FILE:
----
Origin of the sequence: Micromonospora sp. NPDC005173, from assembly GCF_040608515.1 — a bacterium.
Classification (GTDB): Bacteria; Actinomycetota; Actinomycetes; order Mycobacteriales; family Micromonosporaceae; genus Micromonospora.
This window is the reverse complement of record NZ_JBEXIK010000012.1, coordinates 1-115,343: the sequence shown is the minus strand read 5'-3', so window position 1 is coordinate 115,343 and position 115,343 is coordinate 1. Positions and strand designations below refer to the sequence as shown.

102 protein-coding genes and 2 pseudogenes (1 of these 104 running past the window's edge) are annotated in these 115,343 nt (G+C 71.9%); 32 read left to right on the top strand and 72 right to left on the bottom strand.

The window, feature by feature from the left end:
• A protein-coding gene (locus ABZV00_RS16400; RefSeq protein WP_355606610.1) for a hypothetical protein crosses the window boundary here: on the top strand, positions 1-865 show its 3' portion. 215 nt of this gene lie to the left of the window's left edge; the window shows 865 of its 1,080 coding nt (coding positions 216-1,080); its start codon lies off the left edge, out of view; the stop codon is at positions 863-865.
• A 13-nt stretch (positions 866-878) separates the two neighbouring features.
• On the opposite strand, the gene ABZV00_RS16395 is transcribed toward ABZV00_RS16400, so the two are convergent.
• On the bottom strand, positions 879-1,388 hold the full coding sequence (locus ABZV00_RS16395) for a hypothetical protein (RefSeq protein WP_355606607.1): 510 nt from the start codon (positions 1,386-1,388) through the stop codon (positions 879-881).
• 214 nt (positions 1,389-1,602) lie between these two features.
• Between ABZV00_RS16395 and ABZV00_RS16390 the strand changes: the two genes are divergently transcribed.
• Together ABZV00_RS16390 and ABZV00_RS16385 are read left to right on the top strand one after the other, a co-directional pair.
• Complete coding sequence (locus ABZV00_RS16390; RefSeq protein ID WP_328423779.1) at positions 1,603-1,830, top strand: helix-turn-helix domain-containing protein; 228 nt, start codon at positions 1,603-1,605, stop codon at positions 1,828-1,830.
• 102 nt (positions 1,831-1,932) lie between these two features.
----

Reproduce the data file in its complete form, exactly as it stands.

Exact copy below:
Origin of the sequence: Micromonospora sp. NPDC005173, from assembly GCF_040608515.1 — a bacterium.
Classification (GTDB): Bacteria; Actinomycetota; Actinomycetes; order Mycobacteriales; family Micromonosporaceae; genus Micromonospora.
This window is the reverse complement of record NZ_JBEXIK010000012.1, coordinates 1-115,343: the sequence shown is the minus strand read 5'-3', so window position 1 is coordinate 115,343 and position 115,343 is coordinate 1. Positions and strand designations below refer to the sequence as shown.

102 protein-coding genes and 2 pseudogenes (1 of these 104 running past the window's edge) are annotated in these 115,343 nt (G+C 71.9%); 32 read left to right on the top strand and 72 right to left on the bottom strand.

The window, feature by feature from the left end:
• A protein-coding gene (locus ABZV00_RS16400; RefSeq protein WP_355606610.1) for a hypothetical protein crosses the window boundary here: on the top strand, positions 1-865 show its 3' portion. 215 nt of this gene lie to the left of the window's left edge; the window shows 865 of its 1,080 coding nt (coding positions 216-1,080); its start codon lies off the left edge, out of view; the stop codon is at positions 863-865.
• A 13-nt stretch (positions 866-878) separates the two neighbouring features.
• On the opposite strand, the gene ABZV00_RS16395 is transcribed toward ABZV00_RS16400, so the two are convergent.
• On the bottom strand, positions 879-1,388 hold the full coding sequence (locus ABZV00_RS16395) for a hypothetical protein (RefSeq protein WP_355606607.1): 510 nt from the start codon (positions 1,386-1,388) through the stop codon (positions 879-881).
• 214 nt (positions 1,389-1,602) lie between these two features.
• Between ABZV00_RS16395 and ABZV00_RS16390 the strand changes: the two genes are divergently transcribed.
• Together ABZV00_RS16390 and ABZV00_RS16385 are read left to right on the top strand one after the other, a co-directional pair.
• Complete coding sequence (locus ABZV00_RS16390; RefSeq protein ID WP_328423779.1) at positions 1,603-1,830, top strand: helix-turn-helix domain-containing protein; 228 nt, start codon at positions 1,603-1,605, stop codon at positions 1,828-1,830.
• 102 nt (positions 1,831-1,932) lie between these two features.